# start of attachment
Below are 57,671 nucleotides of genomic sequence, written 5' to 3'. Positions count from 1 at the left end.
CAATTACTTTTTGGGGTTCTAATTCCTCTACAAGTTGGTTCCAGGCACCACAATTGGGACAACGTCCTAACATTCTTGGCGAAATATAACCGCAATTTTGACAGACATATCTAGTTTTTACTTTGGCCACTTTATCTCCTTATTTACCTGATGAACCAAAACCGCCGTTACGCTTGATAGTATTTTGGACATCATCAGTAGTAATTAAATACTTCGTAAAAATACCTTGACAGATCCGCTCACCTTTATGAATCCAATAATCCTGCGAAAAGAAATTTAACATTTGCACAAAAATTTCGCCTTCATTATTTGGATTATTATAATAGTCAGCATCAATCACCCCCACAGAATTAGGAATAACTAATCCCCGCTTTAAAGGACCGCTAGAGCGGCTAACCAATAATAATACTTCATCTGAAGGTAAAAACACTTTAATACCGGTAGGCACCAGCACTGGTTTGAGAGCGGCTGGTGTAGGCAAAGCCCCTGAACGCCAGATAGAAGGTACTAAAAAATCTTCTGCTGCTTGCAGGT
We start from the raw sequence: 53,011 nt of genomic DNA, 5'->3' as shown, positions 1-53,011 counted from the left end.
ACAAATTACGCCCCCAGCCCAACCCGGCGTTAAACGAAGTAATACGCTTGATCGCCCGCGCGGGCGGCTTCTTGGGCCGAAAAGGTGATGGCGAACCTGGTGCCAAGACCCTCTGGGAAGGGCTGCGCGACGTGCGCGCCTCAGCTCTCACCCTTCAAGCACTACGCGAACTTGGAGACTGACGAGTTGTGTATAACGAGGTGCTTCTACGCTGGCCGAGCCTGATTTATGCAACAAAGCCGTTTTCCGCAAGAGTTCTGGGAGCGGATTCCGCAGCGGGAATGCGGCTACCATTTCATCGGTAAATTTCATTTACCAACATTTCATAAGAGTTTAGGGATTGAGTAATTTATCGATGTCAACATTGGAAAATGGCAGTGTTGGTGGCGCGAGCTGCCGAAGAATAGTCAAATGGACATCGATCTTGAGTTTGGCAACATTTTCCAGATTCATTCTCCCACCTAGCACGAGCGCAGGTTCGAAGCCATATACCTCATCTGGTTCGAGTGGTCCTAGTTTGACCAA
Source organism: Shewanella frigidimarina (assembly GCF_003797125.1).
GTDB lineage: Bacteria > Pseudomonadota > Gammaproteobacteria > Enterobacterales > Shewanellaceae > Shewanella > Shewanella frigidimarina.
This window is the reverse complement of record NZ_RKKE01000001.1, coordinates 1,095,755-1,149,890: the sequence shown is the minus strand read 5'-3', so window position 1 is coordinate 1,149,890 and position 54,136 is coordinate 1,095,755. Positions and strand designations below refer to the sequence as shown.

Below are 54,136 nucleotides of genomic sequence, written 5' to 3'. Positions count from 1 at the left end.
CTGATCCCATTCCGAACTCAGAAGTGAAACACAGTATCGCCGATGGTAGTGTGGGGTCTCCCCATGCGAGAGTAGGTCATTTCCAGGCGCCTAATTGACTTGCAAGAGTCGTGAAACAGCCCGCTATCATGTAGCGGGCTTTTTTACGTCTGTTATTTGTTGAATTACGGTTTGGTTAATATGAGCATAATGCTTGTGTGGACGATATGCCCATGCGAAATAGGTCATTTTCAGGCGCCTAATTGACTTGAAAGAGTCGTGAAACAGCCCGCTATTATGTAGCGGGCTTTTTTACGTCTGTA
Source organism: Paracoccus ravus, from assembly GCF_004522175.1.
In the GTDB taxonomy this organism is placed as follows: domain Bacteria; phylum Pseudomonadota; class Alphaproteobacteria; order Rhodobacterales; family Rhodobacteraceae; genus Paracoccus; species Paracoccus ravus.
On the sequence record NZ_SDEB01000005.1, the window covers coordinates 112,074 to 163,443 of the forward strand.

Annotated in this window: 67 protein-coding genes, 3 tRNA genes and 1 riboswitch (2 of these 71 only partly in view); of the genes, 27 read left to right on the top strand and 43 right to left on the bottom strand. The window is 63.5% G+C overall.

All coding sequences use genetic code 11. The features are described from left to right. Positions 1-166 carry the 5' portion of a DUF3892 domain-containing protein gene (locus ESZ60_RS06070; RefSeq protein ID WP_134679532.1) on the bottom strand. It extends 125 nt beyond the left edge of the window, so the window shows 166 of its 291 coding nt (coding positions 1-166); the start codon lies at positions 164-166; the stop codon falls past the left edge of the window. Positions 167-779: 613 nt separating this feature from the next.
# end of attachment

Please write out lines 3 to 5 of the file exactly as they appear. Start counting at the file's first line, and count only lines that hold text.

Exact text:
We start from the raw sequence: 53,011 nt of genomic DNA, 5'->3' as shown, positions 1-53,011 counted from the left end.
ACAAATTACGCCCCCAGCCCAACCCGGCGTTAAACGAAGTAATACGCTTGATCGCCCGCGCGGGCGGCTTCTTGGGCCGAAAAGGTGATGGCGAACCTGGTGCCAAGACCCTCTGGGAAGGGCTGCGCGACGTGCGCGCCTCAGCTCTCACCCTTCAAGCACTACGCGAACTTGGAGACTGACGAGTTGTGTATAACGAGGTGCTTCTACGCTGGCCGAGCCTGATTTATGCAACAAAGCCGTTTTCCGCAAGAGTTCTGGGAGCGGATTCCGCAGCGGGAATGCGGCTACCATTTCATCGGTAAATTTCATTTACCAACATTTCATAAGAGTTTAGGGATTGAGTAATTTATCGATGTCAACATTGGAAAATGGCAGTGTTGGTGGCGCGAGCTGCCGAAGAATAGTCAAATGGACATCGATCTTGAGTTTGGCAACATTTTCCAGATTCATTCTCCCACCTAGCACGAGCGCAGGTTCGAAGCCATATACCTCATCTGGTTCGAGTGGTCCTAGTTTGACCAA
Source organism: Shewanella frigidimarina (assembly GCF_003797125.1).